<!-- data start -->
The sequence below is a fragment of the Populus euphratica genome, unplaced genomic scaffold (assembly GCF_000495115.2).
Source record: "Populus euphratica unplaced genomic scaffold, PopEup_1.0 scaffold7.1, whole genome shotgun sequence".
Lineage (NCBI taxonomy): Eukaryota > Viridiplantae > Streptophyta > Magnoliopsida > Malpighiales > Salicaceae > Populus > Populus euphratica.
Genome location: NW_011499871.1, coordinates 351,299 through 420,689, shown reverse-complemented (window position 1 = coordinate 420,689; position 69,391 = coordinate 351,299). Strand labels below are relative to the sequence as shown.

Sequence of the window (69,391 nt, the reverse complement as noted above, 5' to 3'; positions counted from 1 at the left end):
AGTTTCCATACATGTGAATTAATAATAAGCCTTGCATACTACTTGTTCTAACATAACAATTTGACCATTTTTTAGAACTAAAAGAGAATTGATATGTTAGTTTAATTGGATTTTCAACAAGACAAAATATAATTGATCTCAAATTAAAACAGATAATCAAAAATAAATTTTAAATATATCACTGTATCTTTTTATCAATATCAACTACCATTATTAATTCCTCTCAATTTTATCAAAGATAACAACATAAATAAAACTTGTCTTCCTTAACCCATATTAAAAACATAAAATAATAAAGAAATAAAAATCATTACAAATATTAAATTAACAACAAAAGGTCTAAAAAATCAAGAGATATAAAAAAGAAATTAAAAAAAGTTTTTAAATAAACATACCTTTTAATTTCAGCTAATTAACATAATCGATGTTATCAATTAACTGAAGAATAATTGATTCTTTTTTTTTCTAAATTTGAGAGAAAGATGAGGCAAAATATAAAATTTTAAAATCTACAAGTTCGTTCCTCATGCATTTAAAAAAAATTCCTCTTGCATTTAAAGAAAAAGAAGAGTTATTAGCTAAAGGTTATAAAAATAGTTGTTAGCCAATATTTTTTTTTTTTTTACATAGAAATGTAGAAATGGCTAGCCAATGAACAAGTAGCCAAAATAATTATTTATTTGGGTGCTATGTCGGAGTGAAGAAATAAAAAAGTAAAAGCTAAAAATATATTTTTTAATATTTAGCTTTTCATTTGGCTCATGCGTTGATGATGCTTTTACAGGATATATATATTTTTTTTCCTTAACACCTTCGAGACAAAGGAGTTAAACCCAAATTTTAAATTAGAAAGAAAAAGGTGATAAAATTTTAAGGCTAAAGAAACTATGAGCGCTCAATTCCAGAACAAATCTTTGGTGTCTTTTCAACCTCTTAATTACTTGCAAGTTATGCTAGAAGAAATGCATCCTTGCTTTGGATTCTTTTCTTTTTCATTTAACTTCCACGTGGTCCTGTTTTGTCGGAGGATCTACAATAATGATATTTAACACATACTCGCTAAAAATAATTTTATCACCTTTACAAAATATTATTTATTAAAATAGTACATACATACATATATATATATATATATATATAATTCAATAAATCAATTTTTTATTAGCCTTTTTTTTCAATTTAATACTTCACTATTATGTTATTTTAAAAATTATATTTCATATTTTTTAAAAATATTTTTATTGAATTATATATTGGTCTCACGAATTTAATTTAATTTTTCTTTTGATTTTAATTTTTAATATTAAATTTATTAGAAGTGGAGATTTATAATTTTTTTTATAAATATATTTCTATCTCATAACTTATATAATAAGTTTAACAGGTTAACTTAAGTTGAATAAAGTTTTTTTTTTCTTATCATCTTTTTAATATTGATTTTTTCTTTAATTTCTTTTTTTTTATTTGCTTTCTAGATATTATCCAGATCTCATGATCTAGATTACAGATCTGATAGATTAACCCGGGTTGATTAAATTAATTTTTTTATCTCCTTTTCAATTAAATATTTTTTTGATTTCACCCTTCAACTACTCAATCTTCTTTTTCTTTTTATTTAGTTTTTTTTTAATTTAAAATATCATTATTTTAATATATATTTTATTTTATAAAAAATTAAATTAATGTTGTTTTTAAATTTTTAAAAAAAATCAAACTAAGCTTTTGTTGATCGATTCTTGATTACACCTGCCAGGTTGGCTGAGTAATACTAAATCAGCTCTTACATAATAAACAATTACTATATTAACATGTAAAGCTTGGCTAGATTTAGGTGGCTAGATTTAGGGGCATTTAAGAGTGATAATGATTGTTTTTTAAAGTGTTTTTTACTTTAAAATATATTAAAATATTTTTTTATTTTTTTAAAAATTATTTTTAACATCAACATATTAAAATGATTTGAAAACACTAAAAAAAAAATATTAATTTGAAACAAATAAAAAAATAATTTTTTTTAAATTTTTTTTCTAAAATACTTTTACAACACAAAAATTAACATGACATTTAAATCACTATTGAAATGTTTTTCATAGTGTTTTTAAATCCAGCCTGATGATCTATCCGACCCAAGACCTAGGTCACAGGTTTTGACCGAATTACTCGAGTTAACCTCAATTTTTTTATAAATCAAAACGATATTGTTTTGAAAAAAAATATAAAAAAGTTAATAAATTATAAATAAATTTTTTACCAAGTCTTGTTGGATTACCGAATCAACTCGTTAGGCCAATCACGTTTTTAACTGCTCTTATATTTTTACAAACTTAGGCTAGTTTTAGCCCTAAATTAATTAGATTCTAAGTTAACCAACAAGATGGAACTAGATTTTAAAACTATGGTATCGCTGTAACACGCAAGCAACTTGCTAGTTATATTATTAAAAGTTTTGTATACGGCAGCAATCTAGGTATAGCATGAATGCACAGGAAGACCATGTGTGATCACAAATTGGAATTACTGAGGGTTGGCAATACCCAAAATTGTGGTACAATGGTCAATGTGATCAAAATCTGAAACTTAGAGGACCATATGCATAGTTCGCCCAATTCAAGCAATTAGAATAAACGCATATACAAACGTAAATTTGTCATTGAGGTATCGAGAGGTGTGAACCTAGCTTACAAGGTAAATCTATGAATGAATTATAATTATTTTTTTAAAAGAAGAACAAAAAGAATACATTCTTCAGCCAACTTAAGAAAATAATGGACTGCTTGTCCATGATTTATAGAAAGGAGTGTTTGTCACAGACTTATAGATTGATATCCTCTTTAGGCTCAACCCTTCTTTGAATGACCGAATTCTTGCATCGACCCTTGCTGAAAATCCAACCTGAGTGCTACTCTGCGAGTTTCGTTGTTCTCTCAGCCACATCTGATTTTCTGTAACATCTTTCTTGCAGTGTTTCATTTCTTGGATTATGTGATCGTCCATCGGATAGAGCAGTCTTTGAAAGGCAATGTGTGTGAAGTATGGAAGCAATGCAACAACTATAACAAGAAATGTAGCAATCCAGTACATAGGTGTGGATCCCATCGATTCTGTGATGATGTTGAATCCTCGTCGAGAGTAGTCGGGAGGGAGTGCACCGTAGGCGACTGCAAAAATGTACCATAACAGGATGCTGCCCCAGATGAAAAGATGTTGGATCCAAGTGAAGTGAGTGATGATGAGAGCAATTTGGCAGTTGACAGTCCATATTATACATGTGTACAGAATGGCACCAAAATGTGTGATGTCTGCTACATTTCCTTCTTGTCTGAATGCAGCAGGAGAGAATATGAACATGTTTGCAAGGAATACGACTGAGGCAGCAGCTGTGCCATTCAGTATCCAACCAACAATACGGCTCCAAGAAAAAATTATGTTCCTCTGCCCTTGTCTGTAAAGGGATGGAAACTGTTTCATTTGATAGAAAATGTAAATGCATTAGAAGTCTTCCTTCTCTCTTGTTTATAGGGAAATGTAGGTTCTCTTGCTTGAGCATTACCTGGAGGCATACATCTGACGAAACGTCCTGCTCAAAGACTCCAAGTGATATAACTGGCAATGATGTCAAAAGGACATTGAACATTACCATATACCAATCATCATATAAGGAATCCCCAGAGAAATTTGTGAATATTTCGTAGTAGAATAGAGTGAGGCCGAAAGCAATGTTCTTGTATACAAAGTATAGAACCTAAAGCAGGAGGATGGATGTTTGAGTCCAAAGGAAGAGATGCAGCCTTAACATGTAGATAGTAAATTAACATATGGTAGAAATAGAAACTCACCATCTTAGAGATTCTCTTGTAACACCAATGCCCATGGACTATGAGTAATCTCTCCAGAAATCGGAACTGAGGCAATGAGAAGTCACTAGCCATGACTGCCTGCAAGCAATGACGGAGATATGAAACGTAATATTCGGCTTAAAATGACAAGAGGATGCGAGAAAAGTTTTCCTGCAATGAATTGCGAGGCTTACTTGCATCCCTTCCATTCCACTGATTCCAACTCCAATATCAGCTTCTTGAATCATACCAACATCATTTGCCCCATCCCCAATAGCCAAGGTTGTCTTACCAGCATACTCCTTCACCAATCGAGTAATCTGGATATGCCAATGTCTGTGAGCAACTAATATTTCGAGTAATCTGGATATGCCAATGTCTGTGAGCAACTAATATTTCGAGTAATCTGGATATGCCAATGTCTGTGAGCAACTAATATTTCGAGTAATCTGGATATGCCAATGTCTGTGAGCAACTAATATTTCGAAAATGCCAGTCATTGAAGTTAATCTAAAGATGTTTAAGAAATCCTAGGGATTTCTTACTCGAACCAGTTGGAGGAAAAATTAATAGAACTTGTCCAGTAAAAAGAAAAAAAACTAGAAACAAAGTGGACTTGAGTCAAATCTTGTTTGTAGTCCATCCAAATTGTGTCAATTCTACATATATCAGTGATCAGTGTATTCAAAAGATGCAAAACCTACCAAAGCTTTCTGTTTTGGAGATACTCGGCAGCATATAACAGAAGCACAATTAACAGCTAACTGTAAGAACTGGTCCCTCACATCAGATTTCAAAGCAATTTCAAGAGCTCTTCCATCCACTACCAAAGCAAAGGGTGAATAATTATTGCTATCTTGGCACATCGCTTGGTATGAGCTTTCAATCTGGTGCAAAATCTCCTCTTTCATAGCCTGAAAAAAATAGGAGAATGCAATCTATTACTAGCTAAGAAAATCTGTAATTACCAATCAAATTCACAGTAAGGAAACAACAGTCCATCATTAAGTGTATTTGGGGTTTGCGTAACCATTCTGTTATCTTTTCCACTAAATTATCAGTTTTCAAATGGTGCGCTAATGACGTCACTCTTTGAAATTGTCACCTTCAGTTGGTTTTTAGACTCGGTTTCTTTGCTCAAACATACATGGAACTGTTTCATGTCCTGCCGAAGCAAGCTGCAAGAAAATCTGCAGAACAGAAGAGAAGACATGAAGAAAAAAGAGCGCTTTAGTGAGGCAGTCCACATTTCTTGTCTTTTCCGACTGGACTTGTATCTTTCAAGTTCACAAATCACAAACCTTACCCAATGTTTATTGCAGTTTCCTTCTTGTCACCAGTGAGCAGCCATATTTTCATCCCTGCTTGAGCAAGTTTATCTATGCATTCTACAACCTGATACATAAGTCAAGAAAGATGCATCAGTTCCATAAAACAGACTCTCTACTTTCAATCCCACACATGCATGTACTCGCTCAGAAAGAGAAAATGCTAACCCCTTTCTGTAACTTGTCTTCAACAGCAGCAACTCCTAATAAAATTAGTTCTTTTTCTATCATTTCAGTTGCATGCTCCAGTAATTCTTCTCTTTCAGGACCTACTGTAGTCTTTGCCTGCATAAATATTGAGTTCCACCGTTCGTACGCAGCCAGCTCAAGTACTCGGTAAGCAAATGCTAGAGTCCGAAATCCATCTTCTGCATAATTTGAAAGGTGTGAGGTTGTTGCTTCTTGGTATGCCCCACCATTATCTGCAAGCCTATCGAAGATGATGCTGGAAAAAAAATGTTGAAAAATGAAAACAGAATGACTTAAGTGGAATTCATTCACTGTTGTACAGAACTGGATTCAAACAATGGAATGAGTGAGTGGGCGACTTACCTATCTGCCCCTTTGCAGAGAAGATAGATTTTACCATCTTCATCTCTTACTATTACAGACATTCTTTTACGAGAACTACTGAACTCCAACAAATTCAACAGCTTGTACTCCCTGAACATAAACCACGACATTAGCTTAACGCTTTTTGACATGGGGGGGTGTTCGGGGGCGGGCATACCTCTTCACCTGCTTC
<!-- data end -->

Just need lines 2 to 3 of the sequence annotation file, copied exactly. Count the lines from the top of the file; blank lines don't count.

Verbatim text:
Source record: "Populus euphratica unplaced genomic scaffold, PopEup_1.0 scaffold7.1, whole genome shotgun sequence".
Lineage (NCBI taxonomy): Eukaryota > Viridiplantae > Streptophyta > Magnoliopsida > Malpighiales > Salicaceae > Populus > Populus euphratica.